|Publication number||US5102733 A|
|Application number||US 07/557,409|
|Publication date||Apr 7, 1992|
|Filing date||Jul 23, 1990|
|Priority date||Jul 23, 1990|
|Also published as||WO1992001555A1|
|Publication number||07557409, 557409, US 5102733 A, US 5102733A, US-A-5102733, US5102733 A, US5102733A|
|Inventors||Mary E. Zawadzki|
|Original Assignee||Avery Dennison Corporation|
|Export Citation||BiBTeX, EndNote, RefMan|
|Patent Citations (8), Referenced by (30), Classifications (16), Legal Events (5)|
|External Links: USPTO, USPTO Assignment, Espacenet|
This invention pertains to repulpable pressure-sensitive adhesive paper labels and tape stock.
Worldwide concern over the quality of the environment and the need to recycle what was once considered waste is ever-growing. Paper and other cellulose fiber products, such as cardboard, are recyclable and measures exist which remove inks and water-soluble adhesives.
One of the problems with paper and related products is that they also often contain labels having a pressure-sensitive adhesive which have proven difficult to separate from paper fibers under normal pulping conditions. This is because the adhesive tends to agglomerate or stay intact and remain with the paper fibers.
Attention has, in the past, been focused on adhesives for splicing tape used to couple one roll of paper to another. The art has developed very specific water soluble pressure-sensitive adhesives characterized as water dispersible and which, when used, will pass TAPPI Useful Method 213--"Repulpability of Splice Adhesive Compositions" incorporated herein by reference. Such water dispersible adhesives and tapes are described for instance in U.S. Pat. No. 3,441,430 to Peterson; U.S. Pat. No. 3,865,770 to Blake; U.S. Pat. No. 4,052,368 to Larson; U.S. Pat. No. 4,413,080 to Blake; and U.S. Pat. No. 4,569,960 also to Blake, each incorporated herein by reference. The problem with repulpable pressure-sensitive adhesives used in the splicing tapes which are the subject matter of such patents, is that extreme precautions have to be followed in storage and handling of the splicing tapes. The adhesives, for instance, have to be maintained at a controlled constant relative humidity in moisture resistant containers. Otherwise, the adhesive will quickly dry out and lose its tack. While such adhesives are acceptable for the controlled environment of paper manufacture, they are totally unacceptable for general purpose adhesive applications, such as labels which may be applied to cardboard boxes or informational labels applied to correspondence and the like.
There is a need, therefore, to provide a general purpose label and tape construction which is repulpable and wherein the adhesive employed is not sensitive to changes in relative humidity and where no special precautions are required for storage or use of a label or tape.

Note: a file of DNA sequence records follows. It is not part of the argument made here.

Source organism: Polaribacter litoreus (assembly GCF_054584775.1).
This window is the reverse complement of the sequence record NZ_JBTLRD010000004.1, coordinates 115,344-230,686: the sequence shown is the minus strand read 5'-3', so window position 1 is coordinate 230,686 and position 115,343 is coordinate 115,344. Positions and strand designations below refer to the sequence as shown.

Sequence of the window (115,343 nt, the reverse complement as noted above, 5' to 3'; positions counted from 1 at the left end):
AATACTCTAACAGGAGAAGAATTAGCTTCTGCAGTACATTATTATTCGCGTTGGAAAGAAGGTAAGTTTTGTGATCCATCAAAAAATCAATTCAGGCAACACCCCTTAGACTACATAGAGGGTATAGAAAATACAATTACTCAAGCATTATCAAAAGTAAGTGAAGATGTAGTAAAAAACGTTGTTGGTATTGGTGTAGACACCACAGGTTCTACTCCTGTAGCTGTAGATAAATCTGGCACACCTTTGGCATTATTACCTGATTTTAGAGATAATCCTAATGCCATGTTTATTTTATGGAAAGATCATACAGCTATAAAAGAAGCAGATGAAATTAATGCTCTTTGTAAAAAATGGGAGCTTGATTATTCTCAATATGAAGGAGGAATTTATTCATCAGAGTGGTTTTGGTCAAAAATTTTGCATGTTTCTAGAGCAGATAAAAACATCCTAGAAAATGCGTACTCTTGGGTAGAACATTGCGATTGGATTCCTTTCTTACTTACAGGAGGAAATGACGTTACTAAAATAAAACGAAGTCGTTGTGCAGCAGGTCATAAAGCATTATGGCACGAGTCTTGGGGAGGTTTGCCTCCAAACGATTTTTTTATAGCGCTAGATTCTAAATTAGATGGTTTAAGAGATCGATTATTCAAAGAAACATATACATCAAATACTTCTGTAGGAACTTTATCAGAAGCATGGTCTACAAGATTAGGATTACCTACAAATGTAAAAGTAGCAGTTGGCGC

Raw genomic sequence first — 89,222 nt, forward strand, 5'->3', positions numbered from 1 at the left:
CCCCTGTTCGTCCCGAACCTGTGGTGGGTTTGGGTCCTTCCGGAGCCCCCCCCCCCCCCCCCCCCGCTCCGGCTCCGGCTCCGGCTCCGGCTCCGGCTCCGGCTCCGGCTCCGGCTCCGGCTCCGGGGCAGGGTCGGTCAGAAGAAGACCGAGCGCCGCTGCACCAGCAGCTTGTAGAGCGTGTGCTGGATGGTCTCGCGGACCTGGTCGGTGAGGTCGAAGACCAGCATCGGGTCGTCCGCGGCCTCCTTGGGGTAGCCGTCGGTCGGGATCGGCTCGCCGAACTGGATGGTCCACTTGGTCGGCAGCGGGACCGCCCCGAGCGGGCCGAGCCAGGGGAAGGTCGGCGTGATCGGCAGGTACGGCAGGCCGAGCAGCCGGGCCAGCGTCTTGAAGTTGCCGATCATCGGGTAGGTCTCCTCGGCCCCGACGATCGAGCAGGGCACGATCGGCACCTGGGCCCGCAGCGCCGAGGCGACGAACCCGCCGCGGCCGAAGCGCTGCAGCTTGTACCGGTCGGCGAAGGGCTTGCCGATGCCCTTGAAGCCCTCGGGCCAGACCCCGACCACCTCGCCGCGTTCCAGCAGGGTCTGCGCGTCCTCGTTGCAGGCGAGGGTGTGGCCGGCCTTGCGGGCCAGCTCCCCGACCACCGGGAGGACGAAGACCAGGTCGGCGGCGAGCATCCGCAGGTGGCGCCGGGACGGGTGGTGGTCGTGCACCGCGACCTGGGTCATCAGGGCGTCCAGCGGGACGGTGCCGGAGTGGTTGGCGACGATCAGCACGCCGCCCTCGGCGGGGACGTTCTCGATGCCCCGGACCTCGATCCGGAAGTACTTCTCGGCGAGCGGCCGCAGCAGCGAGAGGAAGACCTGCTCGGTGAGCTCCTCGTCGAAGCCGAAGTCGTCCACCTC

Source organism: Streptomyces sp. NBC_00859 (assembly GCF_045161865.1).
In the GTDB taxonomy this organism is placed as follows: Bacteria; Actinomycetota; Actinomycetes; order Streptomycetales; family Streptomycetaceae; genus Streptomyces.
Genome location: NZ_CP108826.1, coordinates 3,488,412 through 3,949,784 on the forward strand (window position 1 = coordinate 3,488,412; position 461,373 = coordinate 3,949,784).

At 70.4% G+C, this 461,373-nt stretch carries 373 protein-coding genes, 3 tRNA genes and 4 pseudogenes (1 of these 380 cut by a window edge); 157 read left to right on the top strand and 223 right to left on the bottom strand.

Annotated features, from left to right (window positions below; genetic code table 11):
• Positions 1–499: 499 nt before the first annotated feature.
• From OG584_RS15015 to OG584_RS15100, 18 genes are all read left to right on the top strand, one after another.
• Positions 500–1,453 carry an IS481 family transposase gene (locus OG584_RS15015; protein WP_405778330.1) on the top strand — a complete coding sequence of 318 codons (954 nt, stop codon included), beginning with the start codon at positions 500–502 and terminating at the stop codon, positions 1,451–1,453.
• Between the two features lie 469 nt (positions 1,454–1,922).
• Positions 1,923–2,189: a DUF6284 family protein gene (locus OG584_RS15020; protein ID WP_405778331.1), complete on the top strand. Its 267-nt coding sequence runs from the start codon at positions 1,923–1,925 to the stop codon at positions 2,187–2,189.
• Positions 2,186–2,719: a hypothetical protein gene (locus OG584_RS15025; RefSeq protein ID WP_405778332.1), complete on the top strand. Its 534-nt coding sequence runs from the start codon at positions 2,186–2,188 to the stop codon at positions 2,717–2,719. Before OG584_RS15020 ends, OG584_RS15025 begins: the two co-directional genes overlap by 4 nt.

It has now been found that a stock for labels and tape which is repulpable can be manufactured from a pulpable cellulosic fiber face stock having thereon a substantially discontinuous pattern of discrete pressure-sensitive adhesive segments and providing as part of the construction an amount of at least one surface active agent sufficient to substantially detackify the pressure-sensitive adhesive segments when the stock undergoes pulping. The surface active agents employed may be ionic, i.e., cationic, or anionic, amphoteric or nonionic, with the presently preferred surface active agent being sodium lauryl sulfate. The amount of functional surface active agent is a quantity greater than 0.5 gram per square meter of paper surface area, preferably greater than 1 gram per square meter. Typical levels are often about 1 to about 10 grams per square meter. For adhesive coat weights of about 4 to about 30 grams per square meter, the ratio of surface active agent to adhesive is generally from about 1:60 to about 1:2.
The pressure-sensitive adhesives applied in a discontinuous pattern may be formed by solvent, bulk and emulsion polymerization including dispersion and suspension polymerization and formed of any combination of polymers and additives which when combined will provide a pressure-sensitive adhesive product having a glass transition temperature less than about 10° C. below use temperature, typically less than about 30° C. below use temperature.
Adhesives may be applied directly or indirectly and depending upon the utility, i.e., whether permanent or removable, can be applied to a level of from about 4 to about 30 grams per square meter using techniques such as spray, wire and gravure print coating.
Adhesive segment size should be sufficient to provide the level of adhesion desired given the application to which the product is to be placed, yet be sufficiently small to enable the provided surface active agent during the pulping of the label stock to substantially detackify the adhesive to prevent agglomeration of adhesive segments.
In general, particles of higher particle size, i.e., particles that are of a relatively large dimension in the plane of the paper will tend to have the greater adhesion than particles of smaller dimension and can be used to control adhesion in that fashion.